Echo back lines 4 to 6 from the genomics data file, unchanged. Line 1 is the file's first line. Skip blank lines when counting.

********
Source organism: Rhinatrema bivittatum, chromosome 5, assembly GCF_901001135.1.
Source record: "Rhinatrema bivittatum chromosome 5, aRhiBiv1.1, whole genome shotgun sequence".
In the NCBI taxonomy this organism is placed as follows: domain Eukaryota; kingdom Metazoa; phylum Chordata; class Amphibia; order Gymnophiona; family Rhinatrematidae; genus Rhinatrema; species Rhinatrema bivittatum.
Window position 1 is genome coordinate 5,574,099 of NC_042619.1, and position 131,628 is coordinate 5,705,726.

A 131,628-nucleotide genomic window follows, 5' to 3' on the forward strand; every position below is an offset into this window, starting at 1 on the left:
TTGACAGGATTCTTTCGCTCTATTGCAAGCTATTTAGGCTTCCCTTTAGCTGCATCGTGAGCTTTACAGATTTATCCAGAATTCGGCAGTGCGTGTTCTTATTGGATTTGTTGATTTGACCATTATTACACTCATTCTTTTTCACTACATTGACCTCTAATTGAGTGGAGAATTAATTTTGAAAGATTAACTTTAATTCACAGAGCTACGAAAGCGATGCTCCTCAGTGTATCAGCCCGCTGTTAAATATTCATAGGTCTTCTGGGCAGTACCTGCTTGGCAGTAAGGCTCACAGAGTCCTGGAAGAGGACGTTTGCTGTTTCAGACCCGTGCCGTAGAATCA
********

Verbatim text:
Window position 1 is genome coordinate 5,574,099 of NC_042619.1, and position 131,628 is coordinate 5,705,726.

A 131,628-nucleotide genomic window follows, 5' to 3' on the forward strand; every position below is an offset into this window, starting at 1 on the left:
TTGACAGGATTCTTTCGCTCTATTGCAAGCTATTTAGGCTTCCCTTTAGCTGCATCGTGAGCTTTACAGATTTATCCAGAATTCGGCAGTGCGTGTTCTTATTGGATTTGTTGATTTGACCATTATTACACTCATTCTTTTTCACTACATTGACCTCTAATTGAGTGGAGAATTAATTTTGAAAGATTAACTTTAATTCACAGAGCTACGAAAGCGATGCTCCTCAGTGTATCAGCCCGCTGTTAAATATTCATAGGTCTTCTGGGCAGTACCTGCTTGGCAGTAAGGCTCACAGAGTCCTGGAAGAGGACGTTTGCTGTTTCAGACCCGTGCCGTAGAATCA